A further movement toward the development of Sartre’s existential position occurred when he became aware, through the study of literature and the encyclopedia, that a writer’s destiny is determined only after his death. The totality of an artist’s work is viewed as a whole, and the end modifies the observer’s perception of the beginning. From an early age, then, Sartre was aware that man is “becoming” rather than “existing.” Sometimes, when young Sartre was frustrated, he would make faces at himself in a mirror as a means of protection against the humiliation of rejection; the mirror metaphor was also later to be developed as an important symbol in Sartre’s metaphysical system. Psychological implications of it are explored in Being and Nothingness; Estelle, a character in Sartre’s play Huis-clos (1944; No Exit, 1946), feels secure only when she views her own reflection.

As Sartre grew older, his mother began to introduce him to classical music by playing the piano in the evening. He quickly came to love Frederic-Francois Chopin’s ballades and pieces by Robert Schumann, Cesar Franck, and Hector Berlioz. Music merged with film images in his mind when his mother began taking him to the cinema. He was thrilled at seeing the invisible and liked the muteness of the heroes who communicated by means of music. While watching a film, he thought that he touched the absolute. In spite of his grandfather’s disapproval, Sartre continued to go frequently with his mother to films: He later thought of the cinema as the new art of the common man for a century without traditions.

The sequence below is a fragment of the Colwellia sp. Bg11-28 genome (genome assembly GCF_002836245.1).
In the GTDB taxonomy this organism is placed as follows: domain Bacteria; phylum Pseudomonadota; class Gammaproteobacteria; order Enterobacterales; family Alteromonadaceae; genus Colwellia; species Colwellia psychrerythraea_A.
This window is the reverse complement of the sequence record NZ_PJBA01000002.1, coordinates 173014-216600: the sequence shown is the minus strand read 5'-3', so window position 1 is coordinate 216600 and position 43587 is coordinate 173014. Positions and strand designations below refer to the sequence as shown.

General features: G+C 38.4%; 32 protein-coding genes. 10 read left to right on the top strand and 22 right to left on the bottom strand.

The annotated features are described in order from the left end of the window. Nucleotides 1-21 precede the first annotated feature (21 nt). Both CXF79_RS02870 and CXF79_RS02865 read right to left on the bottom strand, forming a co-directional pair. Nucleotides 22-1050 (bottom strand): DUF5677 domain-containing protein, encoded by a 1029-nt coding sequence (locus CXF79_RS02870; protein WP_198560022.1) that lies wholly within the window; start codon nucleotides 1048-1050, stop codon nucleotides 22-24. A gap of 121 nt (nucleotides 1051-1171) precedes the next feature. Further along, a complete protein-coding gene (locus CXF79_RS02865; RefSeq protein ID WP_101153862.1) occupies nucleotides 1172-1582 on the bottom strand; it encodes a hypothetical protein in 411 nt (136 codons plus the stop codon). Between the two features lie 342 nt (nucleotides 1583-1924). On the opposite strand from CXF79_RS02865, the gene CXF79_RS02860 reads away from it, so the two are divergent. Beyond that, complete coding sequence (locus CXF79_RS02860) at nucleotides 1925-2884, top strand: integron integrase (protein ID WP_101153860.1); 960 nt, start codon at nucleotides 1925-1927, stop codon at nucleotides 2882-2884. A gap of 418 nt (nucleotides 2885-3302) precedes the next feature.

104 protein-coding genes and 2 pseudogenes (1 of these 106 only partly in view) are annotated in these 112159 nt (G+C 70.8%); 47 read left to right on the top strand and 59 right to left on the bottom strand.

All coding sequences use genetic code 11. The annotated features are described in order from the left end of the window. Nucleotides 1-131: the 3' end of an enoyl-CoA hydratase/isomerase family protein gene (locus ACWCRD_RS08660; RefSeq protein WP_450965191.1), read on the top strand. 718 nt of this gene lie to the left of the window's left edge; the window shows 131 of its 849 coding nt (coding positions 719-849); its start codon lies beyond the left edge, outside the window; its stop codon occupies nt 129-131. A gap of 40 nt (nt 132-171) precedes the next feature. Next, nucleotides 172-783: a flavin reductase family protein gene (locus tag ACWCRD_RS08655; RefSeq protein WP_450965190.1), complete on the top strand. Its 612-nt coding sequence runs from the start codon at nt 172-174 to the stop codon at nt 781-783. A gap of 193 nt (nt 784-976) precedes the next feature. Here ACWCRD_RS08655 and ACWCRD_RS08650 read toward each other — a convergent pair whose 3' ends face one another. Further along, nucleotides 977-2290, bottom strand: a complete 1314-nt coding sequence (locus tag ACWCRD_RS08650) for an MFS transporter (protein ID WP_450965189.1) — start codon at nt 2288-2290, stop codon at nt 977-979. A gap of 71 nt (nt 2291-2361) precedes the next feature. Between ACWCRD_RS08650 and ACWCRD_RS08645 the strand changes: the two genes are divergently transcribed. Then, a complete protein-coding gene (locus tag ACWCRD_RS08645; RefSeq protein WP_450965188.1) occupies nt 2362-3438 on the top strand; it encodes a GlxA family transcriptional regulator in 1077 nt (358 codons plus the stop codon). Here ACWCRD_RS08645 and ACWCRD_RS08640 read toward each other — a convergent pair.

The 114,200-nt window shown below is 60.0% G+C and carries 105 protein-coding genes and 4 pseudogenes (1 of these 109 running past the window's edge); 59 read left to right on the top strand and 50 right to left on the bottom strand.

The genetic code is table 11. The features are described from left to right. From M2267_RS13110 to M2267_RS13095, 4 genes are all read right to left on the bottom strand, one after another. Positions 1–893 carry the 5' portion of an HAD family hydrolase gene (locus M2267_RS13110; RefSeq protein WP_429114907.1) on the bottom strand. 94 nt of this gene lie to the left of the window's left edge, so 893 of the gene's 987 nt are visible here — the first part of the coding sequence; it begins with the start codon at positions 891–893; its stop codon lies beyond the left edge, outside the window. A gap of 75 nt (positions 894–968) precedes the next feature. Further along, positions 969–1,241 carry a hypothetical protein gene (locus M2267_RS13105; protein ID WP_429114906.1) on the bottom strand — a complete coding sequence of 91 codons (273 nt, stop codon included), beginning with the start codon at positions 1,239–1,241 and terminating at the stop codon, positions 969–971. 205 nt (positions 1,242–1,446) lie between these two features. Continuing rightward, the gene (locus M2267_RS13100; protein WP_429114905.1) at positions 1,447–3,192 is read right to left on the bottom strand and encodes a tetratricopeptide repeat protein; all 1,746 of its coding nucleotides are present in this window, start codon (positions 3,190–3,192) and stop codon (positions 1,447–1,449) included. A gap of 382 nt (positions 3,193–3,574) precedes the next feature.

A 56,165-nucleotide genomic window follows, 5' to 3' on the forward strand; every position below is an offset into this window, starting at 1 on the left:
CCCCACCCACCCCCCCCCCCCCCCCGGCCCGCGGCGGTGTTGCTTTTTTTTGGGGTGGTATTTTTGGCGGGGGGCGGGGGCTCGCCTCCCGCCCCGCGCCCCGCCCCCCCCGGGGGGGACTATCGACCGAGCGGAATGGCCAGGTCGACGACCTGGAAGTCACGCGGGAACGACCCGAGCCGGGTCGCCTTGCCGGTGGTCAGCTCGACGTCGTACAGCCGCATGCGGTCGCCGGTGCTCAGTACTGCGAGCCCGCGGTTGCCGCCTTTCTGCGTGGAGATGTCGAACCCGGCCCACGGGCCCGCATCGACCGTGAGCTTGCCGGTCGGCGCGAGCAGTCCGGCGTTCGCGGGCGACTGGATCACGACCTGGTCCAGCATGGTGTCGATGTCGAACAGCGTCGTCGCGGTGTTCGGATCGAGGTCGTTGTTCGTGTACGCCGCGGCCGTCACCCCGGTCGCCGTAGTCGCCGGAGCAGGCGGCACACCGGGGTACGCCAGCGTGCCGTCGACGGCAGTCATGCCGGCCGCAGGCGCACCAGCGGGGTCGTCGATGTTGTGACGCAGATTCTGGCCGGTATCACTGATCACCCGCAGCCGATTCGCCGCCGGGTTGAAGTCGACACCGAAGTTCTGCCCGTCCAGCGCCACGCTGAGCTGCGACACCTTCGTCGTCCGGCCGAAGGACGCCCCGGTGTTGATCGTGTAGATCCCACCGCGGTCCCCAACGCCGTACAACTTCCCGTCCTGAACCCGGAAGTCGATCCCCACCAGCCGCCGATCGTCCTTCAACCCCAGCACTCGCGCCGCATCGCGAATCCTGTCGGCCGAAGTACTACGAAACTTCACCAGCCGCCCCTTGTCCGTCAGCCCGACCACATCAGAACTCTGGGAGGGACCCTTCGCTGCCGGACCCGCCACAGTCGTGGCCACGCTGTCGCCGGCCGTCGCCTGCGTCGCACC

Sartre began writing by composing responses in verse to letters from his grandfather, and the two became united by a new bond through literature. His mother taught him the rules of prosody, and he was given a rhyming dictionary, but he soon tired of poetry (an art form which never later interested him), preferring to realize his imagination in prose. His first stories were inspired by the pulp literature of the time—children’s books and cheap magazines. He invented extravagant adventures, joining together bits and pieces of tales he had read and embellishing them with commentaries copied directly from other books. Stories of the supernatural terrified him, yet he imitated them. He won his grandfather’s disapproval for these frivolous literary activities, but other members of the family found his writings charming. His mother was pleased because he did not make any noise while writing. Sartre later regretted the loss of these early efforts at composition, for they would have revealed to him his entire childhood.